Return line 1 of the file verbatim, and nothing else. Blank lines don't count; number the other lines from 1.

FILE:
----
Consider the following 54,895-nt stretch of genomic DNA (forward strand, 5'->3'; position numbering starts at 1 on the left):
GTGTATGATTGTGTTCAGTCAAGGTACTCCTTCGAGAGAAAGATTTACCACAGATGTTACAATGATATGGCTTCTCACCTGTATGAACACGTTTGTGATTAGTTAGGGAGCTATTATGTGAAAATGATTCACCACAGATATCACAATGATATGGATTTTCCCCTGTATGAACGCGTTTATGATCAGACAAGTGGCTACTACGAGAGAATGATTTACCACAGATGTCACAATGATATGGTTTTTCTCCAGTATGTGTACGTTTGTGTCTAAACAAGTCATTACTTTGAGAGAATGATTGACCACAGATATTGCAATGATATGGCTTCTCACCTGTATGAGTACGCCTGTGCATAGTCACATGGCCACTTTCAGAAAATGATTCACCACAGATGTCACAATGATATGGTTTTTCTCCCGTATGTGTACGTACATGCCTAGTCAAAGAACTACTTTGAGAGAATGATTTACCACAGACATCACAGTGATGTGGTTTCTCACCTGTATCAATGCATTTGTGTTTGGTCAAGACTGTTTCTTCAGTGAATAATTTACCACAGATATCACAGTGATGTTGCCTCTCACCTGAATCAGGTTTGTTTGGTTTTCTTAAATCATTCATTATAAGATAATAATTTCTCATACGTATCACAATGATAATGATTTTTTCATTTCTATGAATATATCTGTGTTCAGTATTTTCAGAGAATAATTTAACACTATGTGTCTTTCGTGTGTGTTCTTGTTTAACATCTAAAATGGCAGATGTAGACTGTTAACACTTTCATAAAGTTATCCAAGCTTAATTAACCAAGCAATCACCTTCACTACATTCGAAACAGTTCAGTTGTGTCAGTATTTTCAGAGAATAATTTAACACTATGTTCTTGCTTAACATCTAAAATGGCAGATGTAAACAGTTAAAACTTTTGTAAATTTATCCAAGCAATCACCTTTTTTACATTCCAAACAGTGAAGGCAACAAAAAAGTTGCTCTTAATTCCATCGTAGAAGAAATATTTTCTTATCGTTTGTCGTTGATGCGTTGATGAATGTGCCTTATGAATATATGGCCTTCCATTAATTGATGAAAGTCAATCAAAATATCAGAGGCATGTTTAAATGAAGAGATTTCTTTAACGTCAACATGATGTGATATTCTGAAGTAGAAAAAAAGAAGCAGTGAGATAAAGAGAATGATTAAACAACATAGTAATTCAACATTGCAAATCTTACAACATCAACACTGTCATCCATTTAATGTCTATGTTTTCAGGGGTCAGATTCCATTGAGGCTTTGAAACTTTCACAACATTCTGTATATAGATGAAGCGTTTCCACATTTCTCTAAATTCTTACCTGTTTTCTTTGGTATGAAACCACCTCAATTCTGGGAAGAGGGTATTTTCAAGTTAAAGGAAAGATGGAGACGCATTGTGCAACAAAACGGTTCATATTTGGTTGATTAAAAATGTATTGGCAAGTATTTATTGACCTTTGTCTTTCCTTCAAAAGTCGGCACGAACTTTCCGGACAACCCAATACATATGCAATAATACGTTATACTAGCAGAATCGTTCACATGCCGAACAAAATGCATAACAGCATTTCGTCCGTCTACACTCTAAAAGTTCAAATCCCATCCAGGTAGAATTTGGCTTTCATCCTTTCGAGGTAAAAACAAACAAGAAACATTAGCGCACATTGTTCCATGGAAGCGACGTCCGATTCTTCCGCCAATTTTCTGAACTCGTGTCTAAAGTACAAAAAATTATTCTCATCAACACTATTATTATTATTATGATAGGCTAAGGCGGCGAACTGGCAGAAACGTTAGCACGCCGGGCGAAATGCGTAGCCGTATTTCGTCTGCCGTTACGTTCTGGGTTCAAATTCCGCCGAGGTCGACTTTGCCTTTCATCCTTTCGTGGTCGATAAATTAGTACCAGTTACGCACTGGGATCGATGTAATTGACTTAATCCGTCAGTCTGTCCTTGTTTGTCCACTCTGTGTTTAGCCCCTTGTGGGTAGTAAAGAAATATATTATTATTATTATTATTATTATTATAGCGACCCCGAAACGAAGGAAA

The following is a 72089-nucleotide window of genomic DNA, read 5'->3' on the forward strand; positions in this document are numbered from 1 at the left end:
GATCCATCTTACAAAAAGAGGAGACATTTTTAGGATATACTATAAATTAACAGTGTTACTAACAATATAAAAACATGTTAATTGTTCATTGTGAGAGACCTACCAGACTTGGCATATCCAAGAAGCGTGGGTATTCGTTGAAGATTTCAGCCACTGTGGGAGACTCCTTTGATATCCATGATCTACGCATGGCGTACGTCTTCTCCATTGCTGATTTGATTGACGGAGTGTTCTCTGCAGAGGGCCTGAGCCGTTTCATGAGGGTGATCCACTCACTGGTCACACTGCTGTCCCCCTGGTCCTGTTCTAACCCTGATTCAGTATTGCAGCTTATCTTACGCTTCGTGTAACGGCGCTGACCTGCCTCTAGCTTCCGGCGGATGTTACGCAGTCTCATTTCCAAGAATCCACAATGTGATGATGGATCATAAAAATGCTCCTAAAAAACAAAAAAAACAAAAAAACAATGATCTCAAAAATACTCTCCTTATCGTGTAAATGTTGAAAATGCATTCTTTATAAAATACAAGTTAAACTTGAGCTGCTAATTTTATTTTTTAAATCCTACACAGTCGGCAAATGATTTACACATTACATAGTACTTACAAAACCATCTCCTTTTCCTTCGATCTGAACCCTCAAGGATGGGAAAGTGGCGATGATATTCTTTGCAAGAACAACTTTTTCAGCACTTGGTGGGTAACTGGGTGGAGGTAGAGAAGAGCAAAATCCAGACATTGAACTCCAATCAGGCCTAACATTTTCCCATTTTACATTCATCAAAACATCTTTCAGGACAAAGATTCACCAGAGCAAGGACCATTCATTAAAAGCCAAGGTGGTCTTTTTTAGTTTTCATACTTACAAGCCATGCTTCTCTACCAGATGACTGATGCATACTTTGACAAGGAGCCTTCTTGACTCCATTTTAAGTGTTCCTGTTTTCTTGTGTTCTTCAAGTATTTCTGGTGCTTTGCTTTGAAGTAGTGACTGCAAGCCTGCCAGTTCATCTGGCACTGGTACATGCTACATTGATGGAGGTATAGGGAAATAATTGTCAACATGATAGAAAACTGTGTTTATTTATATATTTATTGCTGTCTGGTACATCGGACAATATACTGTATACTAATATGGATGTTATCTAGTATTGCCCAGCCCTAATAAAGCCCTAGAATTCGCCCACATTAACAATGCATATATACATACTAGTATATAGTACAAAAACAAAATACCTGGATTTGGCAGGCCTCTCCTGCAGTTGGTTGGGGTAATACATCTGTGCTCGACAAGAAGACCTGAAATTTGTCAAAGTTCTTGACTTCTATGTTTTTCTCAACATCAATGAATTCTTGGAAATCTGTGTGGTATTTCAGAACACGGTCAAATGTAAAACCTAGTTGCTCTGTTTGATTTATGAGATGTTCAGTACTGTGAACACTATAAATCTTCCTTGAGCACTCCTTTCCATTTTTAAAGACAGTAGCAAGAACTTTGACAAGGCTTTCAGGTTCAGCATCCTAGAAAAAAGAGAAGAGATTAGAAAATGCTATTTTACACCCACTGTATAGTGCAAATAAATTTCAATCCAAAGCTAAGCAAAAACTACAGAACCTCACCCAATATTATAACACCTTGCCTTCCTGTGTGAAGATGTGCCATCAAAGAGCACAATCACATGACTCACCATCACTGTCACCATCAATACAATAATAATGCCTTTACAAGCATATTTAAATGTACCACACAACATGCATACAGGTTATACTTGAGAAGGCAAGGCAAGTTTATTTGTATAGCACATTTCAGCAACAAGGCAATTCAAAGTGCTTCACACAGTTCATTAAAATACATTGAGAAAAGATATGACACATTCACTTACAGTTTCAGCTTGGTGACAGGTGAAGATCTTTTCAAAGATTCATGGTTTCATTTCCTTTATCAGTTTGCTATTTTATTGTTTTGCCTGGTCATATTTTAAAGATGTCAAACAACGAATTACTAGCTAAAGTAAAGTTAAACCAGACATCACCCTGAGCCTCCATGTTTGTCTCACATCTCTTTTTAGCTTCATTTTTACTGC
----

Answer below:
Consider the following 54,895-nt stretch of genomic DNA (forward strand, 5'->3'; position numbering starts at 1 on the left):